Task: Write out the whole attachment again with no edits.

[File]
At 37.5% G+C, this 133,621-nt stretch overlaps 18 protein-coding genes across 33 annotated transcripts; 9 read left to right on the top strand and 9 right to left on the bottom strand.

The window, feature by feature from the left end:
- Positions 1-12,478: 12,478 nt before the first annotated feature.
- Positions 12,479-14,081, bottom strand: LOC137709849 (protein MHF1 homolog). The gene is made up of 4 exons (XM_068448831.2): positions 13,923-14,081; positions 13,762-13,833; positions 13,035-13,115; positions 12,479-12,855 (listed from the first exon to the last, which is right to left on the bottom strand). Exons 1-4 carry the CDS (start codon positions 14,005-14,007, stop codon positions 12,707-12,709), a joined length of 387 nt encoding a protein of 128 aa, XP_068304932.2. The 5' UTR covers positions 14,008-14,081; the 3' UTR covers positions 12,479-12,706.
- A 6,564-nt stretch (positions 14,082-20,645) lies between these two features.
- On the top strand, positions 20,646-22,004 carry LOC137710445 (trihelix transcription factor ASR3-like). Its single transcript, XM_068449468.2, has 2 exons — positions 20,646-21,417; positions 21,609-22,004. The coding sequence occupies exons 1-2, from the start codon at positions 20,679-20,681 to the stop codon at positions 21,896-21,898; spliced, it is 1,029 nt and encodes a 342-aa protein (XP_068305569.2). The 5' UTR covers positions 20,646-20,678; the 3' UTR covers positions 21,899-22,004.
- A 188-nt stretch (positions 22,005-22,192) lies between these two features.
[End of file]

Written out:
At 37.5% G+C, this 133,621-nt stretch overlaps 18 protein-coding genes across 33 annotated transcripts; 9 read left to right on the top strand and 9 right to left on the bottom strand.

The window, feature by feature from the left end:
- Positions 1-12,478: 12,478 nt before the first annotated feature.
- Positions 12,479-14,081, bottom strand: LOC137709849 (protein MHF1 homolog). The gene is made up of 4 exons (XM_068448831.2): positions 13,923-14,081; positions 13,762-13,833; positions 13,035-13,115; positions 12,479-12,855 (listed from the first exon to the last, which is right to left on the bottom strand). Exons 1-4 carry the CDS (start codon positions 14,005-14,007, stop codon positions 12,707-12,709), a joined length of 387 nt encoding a protein of 128 aa, XP_068304932.2. The 5' UTR covers positions 14,008-14,081; the 3' UTR covers positions 12,479-12,706.
- A 6,564-nt stretch (positions 14,082-20,645) lies between these two features.
- On the top strand, positions 20,646-22,004 carry LOC137710445 (trihelix transcription factor ASR3-like). Its single transcript, XM_068449468.2, has 2 exons — positions 20,646-21,417; positions 21,609-22,004. The coding sequence occupies exons 1-2, from the start codon at positions 20,679-20,681 to the stop codon at positions 21,896-21,898; spliced, it is 1,029 nt and encodes a 342-aa protein (XP_068305569.2). The 5' UTR covers positions 20,646-20,678; the 3' UTR covers positions 21,899-22,004.
- A 188-nt stretch (positions 22,005-22,192) lies between these two features.